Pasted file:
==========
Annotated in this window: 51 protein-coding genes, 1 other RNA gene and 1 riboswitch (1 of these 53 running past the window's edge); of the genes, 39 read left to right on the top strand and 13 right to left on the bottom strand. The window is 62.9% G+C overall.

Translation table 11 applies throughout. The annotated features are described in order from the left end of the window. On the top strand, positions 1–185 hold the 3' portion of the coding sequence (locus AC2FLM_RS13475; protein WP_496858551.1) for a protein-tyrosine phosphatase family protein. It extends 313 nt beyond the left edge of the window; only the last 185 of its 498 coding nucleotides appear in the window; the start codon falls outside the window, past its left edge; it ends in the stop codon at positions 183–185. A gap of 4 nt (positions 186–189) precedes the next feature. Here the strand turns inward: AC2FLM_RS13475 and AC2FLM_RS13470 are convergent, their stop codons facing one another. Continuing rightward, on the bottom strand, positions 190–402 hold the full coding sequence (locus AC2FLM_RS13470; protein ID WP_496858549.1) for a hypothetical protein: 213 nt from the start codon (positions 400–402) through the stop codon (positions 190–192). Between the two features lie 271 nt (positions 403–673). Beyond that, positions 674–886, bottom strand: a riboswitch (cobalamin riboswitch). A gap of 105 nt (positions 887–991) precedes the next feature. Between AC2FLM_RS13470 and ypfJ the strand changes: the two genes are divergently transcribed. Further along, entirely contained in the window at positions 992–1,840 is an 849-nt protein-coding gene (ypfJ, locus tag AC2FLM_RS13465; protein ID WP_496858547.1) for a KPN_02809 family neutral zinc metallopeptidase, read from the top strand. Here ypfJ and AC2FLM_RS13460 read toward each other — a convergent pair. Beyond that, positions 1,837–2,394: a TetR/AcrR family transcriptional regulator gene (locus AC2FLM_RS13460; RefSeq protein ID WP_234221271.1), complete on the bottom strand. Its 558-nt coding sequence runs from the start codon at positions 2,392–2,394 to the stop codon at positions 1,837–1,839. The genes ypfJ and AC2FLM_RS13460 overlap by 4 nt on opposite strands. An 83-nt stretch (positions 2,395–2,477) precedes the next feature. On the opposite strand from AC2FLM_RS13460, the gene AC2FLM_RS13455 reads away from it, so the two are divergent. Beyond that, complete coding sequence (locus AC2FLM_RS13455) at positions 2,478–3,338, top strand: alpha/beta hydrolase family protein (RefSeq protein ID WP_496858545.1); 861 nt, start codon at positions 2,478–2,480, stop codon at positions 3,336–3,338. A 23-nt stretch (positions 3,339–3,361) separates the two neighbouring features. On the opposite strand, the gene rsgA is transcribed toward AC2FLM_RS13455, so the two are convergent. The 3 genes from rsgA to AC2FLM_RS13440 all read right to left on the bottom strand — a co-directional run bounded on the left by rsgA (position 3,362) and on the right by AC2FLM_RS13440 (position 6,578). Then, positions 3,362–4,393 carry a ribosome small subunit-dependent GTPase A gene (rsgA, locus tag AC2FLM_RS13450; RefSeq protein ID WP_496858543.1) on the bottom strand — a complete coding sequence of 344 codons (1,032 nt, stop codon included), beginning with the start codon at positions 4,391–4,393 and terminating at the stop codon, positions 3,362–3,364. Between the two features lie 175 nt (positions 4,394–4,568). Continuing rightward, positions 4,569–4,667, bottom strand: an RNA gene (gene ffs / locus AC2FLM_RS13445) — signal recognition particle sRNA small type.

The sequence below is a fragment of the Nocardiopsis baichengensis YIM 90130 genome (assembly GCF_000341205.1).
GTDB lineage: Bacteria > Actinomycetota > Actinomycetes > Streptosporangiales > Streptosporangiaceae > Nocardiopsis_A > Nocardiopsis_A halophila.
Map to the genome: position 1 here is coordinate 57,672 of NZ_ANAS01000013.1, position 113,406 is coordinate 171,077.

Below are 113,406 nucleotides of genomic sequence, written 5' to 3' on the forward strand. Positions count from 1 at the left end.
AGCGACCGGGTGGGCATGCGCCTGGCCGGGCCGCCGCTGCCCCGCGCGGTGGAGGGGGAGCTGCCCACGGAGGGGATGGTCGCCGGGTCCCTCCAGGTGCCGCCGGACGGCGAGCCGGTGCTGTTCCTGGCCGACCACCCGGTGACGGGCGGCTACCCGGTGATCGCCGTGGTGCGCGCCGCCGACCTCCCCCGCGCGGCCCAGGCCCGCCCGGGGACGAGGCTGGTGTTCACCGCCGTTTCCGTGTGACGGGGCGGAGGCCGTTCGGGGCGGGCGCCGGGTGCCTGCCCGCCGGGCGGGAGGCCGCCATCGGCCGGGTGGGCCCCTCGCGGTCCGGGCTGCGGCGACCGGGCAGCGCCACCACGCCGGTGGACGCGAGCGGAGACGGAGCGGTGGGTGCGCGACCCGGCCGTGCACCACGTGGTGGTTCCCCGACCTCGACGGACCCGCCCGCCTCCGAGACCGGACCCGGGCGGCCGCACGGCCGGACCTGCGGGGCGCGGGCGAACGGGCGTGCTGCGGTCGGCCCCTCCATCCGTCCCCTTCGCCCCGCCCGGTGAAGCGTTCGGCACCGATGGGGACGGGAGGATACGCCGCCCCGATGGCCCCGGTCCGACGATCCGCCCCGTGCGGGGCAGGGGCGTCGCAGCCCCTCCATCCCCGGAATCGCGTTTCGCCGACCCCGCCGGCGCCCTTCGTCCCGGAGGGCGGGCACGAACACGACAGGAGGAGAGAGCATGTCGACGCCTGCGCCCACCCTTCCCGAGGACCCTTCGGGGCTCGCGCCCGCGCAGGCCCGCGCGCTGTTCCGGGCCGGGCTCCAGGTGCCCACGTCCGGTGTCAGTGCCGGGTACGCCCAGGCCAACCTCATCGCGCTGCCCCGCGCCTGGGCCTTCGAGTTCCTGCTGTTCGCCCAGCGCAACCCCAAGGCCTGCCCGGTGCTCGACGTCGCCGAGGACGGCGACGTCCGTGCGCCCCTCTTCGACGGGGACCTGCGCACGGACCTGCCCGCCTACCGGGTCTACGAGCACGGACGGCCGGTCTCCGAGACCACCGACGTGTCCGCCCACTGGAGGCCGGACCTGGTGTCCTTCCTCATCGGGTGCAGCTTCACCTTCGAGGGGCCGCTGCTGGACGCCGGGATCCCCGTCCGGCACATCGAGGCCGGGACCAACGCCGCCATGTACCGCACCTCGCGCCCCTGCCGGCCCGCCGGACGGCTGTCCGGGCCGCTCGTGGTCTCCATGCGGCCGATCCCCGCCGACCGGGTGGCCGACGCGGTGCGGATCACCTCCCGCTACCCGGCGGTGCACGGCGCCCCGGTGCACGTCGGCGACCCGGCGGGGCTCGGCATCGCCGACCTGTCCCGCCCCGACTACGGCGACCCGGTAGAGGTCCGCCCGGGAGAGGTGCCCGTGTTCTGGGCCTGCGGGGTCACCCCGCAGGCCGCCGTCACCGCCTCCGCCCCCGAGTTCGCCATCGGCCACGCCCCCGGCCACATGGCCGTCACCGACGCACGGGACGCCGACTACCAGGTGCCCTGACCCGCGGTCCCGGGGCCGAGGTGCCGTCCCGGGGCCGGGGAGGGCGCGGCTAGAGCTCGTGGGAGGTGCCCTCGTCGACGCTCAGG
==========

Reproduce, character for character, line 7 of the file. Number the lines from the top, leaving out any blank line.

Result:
AGCGACCGGGTGGGCATGCGCCTGGCCGGGCCGCCGCTGCCCCGCGCGGTGGAGGGGGAGCTGCCCACGGAGGGGATGGTCGCCGGGTCCCTCCAGGTGCCGCCGGACGGCGAGCCGGTGCTGTTCCTGGCCGACCACCCGGTGACGGGCGGCTACCCGGTGATCGCCGTGGTGCGCGCCGCCGACCTCCCCCGCGCGGCCCAGGCCCGCCCGGGGACGAGGCTGGTGTTCACCGCCGTTTCCGTGTGACGGGGCGGAGGCCGTTCGGGGCGGGCGCCGGGTGCCTGCCCGCCGGGCGGGAGGCCGCCATCGGCCGGGTGGGCCCCTCGCGGTCCGGGCTGCGGCGACCGGGCAGCGCCACCACGCCGGTGGACGCGAGCGGAGACGGAGCGGTGGGTGCGCGACCCGGCCGTGCACCACGTGGTGGTTCCCCGACCTCGACGGACCCGCCCGCCTCCGAGACCGGACCCGGGCGGCCGCACGGCCGGACCTGCGGGGCGCGGGCGAACGGGCGTGCTGCGGTCGGCCCCTCCATCCGTCCCCTTCGCCCCGCCCGGTGAAGCGTTCGGCACCGATGGGGACGGGAGGATACGCCGCCCCGATGGCCCCGGTCCGACGATCCGCCCCGTGCGGGGCAGGGGCGTCGCAGCCCCTCCATCCCCGGAATCGCGTTTCGCCGACCCCGCCGGCGCCCTTCGTCCCGGAGGGCGGGCACGAACACGACAGGAGGAGAGAGCATGTCGACGCCTGCGCCCACCCTTCCCGAGGACCCTTCGGGGCTCGCGCCCGCGCAGGCCCGCGCGCTGTTCCGGGCCGGGCTCCAGGTGCCCACGTCCGGTGTCAGTGCCGGGTACGCCCAGGCCAACCTCATCGCGCTGCCCCGCGCCTGGGCCTTCGAGTTCCTGCTGTTCGCCCAGCGCAACCCCAAGGCCTGCCCGGTGCTCGACGTCGCCGAGGACGGCGACGTCCGTGCGCCCCTCTTCGACGGGGACCTGCGCACGGACCTGCCCGCCTACCGGGTCTACGAGCACGGACGGCCGGTCTCCGAGACCACCGACGTGTCCGCCCACTGGAGGCCGGACCTGGTGTCCTTCCTCATCGGGTGCAGCTTCACCTTCGAGGGGCCGCTGCTGGACGCCGGGATCCCCGTCCGGCACATCGAGGCCGGGACCAACGCCGCCATGTACCGCACCTCGCGCCCCTGCCGGCCCGCCGGACGGCTGTCCGGGCCGCTCGTGGTCTCCATGCGGCCGATCCCCGCCGACCGGGTGGCCGACGCGGTGCGGATCACCTCCCGCTACCCGGCGGTGCACGGCGCCCCGGTGCACGTCGGCGACCCGGCGGGGCTCGGCATCGCCGACCTGTCCCGCCCCGACTACGGCGACCCGGTAGAGGTCCGCCCGGGAGAGGTGCCCGTGTTCTGGGCCTGCGGGGTCACCCCGCAGGCCGCCGTCACCGCCTCCGCCCCCGAGTTCGCCATCGGCCACGCCCCCGGCCACATGGCCGTCACCGACGCACGGGACGCCGACTACCAGGTGCCCTGACCCGCGGTCCCGGGGCCGAGGTGCCGTCCCGGGGCCGGGGAGGGCGCGGCTAGAGCTCGTGGGAGGTGCCCTCGTCGACGCTCAGG